Raising the NMW to the Living Wage

 This study by Howard Reed for UNISON has been making a few waves, making the argument that increasing the statutory National Minimum Wage (NMW; £6.31 per hour) to the level of the Living Wage (£8.55 in London, £7.45 elsewhere) would represent a net benefit. But I'm not convinced.

The micro argument

Reed's micro argument is that raising the minimum wage has little, or maybe positive, effects on employment. While noting the counter arguments, he focuses heavily on the argument (Doucouglias and Stanley, 2009) that such evidence is over-weighted due to publication bias for significant findings, and highlights UK studies (for the Low Pay Commission) which together find:

"... no evidence that the recent levels of minimum wage in the UK have produced any adverse effects on employment." 

While I'm more open to the negative evidence, I think that's a fair conclusion. But as ever, what matters is the effect at the margin; so far this has been very limited because the NMW has been set to 'tidy up' pay rates, rather than to boost them artificially. At some point, increases to a minimum wage will have sufficient bite that it will make some employment transactions simply uneconomic.

Following Bryan Caplan's argument, the evidence from immigration studies - and this applies especially to the UK - is that demand for low-skill labour is highly elastic at current wage rates. If that's so, then once the NMW gets closer to those wage rates, we would expect to see large, negative employment effects. 

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Karl Polanyi is over-rated

It's one thing to argue that markets exist in a context set by institutions and cultural practices. It's another thing to claim, as many do, that they're somehow an artificial contrivance, a decisive, top-down break with past modes of social organisation. That break - which we think of as industrialisation - is alleged to have fractured economic life from its social context, at the cost of alienation and exploitation, to the benefit of the few in the capitalist class.

That claim comes most of all from the pen of Karl Polanyi. Polanyi is much cited these days; he makes a quasi-Marxist argument but rooted in a richer history and without quite so much baggage. He's an especial favourite of the bring-backist Blue Labour crowd (nineteenth capitalism's "logic was to commodify land, money and human labour"p.96), but his influence is also detected in Ed Miliband's thinking about markets. 

The argument has its rhetorical use for social democrats because it is quietly devastating of "free market" claims. Rather than a collectivist reaction of "markets don't work", the Polanyi argument is that they may well work, but only because they are, and have been from the start, an explicitly organised and managed affair. Therefore, it said, there is no "free" market, because without the state, markets would not exist. And so, no Smithian invisible hand, no Hayekian spontaneous order, and no need to demonstrate market failure before advocating state intervention - just as the state created markets based on self-interest to suit capitalists, it can change them into other, more public-spirited, modes to suit other parts of society.

Now, I'm no naive market-worshipper.


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Monetarist arithmetic: doing just fine

Frances Coppola makes a valiant effort, but I think Sargent and Wallace's 'Some Unpleasant Monetarist Arithmetic' remains intact. First, to clarify; Coppola writes:

"Sargent & Wallace... assume that fiscal authorities will always be profligate unless disciplined by a monetary inflation target, and that unconstrained deficit spending will always result in higher inflation."

Sargent and Wallace say that even in a monetarist model, where the central bank is not expected to accommodate government financing with seigniorage, an unsustainable fiscal policy will dominate monetary policy and result in inflation. Sargent and Wallace show that even if the monetary authority is not called upon to finance those government deficits, it can only sustain a demand for government bonds by holding down the growth rate of the monetary base. When the appetite to hold bonds is reached, the interest bill will still have to be met, and so the monetary authority will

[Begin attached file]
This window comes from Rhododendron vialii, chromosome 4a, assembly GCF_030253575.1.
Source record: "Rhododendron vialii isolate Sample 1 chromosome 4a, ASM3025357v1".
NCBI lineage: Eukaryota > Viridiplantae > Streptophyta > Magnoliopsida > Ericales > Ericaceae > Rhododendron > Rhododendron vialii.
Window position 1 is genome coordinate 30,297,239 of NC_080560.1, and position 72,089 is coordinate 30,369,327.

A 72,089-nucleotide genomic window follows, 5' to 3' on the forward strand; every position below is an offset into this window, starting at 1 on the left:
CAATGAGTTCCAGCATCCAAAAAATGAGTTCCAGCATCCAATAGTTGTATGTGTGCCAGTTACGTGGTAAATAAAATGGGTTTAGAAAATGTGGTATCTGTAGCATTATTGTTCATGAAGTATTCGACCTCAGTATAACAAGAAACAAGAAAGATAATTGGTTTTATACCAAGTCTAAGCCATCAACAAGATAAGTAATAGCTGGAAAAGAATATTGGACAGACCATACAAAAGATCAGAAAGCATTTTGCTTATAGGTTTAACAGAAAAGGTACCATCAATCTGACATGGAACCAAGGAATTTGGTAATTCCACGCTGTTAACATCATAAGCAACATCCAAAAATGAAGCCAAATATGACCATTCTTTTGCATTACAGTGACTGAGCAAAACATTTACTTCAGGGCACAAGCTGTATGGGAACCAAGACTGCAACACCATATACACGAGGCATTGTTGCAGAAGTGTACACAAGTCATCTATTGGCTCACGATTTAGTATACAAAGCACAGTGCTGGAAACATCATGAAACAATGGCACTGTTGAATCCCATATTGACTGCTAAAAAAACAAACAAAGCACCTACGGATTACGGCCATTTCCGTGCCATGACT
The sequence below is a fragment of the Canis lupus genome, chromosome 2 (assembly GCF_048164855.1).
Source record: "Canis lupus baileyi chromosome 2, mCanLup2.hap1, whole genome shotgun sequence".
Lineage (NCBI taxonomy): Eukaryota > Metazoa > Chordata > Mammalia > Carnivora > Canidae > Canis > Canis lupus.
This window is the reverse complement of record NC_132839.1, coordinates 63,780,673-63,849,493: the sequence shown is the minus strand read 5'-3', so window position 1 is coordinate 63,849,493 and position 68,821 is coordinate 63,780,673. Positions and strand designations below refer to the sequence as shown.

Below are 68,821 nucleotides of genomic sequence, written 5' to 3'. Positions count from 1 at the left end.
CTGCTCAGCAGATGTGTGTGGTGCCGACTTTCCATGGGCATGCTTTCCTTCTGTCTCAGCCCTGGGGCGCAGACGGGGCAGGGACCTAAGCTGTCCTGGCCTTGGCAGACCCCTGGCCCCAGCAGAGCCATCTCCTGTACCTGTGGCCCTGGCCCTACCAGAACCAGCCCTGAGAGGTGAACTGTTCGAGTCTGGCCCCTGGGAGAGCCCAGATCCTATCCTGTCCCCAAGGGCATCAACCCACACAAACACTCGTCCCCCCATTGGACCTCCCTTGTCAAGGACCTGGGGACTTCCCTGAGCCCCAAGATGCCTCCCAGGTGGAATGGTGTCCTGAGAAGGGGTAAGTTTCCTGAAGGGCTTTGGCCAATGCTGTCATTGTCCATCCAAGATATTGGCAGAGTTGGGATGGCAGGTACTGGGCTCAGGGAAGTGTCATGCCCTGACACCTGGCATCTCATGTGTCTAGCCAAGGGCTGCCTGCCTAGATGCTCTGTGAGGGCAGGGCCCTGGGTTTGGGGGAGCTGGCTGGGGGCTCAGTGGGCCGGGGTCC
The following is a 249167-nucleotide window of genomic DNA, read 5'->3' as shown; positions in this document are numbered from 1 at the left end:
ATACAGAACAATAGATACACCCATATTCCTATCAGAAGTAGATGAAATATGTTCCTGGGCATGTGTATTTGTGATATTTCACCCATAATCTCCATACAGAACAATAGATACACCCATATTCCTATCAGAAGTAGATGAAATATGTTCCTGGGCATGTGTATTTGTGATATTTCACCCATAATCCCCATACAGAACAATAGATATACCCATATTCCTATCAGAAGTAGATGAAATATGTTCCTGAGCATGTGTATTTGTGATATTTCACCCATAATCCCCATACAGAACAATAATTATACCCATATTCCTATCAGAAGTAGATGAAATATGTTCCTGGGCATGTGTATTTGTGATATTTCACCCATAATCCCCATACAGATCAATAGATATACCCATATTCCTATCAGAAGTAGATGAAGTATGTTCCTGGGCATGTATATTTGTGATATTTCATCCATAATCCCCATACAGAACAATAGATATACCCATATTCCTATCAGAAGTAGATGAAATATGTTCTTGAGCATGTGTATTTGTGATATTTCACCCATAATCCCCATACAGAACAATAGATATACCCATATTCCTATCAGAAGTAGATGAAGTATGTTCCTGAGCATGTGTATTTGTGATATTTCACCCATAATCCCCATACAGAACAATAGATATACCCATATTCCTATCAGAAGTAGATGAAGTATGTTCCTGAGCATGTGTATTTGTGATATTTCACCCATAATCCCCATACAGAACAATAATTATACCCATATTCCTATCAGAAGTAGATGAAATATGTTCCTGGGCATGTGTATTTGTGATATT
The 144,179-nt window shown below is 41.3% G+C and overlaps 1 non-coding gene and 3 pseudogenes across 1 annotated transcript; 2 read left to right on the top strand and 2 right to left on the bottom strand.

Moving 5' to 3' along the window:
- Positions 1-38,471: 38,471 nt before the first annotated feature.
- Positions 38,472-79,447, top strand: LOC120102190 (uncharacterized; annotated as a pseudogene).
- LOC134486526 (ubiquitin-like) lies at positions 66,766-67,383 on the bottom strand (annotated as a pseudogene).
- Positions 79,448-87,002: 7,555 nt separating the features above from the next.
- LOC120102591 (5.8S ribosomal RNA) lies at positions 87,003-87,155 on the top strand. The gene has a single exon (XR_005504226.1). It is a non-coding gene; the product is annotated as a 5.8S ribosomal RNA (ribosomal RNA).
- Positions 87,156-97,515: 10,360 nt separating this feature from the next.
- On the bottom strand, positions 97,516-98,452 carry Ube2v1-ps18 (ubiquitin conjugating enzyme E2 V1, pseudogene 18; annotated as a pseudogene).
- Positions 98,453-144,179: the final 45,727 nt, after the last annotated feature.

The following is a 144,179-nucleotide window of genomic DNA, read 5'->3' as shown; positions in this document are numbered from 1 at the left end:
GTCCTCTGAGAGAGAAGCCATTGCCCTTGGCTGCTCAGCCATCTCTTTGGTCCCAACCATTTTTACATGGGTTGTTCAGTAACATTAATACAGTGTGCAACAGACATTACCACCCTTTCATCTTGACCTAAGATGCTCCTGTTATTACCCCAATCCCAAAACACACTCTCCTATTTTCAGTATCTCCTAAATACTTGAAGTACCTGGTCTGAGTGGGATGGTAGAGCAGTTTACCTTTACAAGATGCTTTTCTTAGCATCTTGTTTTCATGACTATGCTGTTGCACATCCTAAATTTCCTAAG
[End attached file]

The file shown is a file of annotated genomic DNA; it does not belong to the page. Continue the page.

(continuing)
Second, Frances argues that Sargent and Wallace's concern for deficits driving inflation is stuck in the 1970s,

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Some thoughts on 'Some Thoughts'

Dominic Cummings' paper Some Thoughts on Education and Political Priorities is a fascinating combination of an interested (and well-read) layman's notes on developments in science and technology, an experienced education policymaker's polemic against the establishment and for a vision of excellence, and a political operator's reflections on the implications of technological and social change for the practice of politics. Despite some attacks by people who haven't read it or others who clearly couldn't understand it, I would recommend anybody interested in the issues the paper raises to pick it up and give it a read. The whole thing needs an edit, but the sections on education, government, political economy, and political philosophy are genuinely interesting, while the rest provides a reasonable primer on a vast array of subjects, from energy through to computing and beyond.

Read it closely, not only for the arguments, but also for the footnotes: a reference to Laplace's failure as an administrator directed at academic wannabes (fn.26); the fact that PhDs in Education have an average IQ or 110, which is less than the average undergraduate (fn.153); a scathing summary of the British way of government today (fn.198); or a reasonable estimate that there are in the world 2,000-3,000 psychopaths with the IQ of a Nobel Prizewinner (fn.264). Read it closely too, because Cummings is hardly the ideologue that he's been painted as, either in news reports on the paper, or in portrayals of Gove and his team as swivel-eyed revolutionaries. Cummings is clear up-front that he's an interested layman, trying to synthesise the expertise of others, and he takes that expertise in a balanced, engaged tone.  His brief summary on climate change is a good example; he is clear on the science (it happens, human action is a major cause) but alert to the potential for politics to distort the debate on either side, and notes that solutions are more difficult to find than problems.

Similarly, while the Guardian summarised, and critics have pounced on, Cummings as arguing that genes "account for 70 per cent of performance", in the paper he is quite clearly and accurately (to my knowledge, as a less well-read layman) summing up the science as saying that genes account for up to 70% of the variation in performance...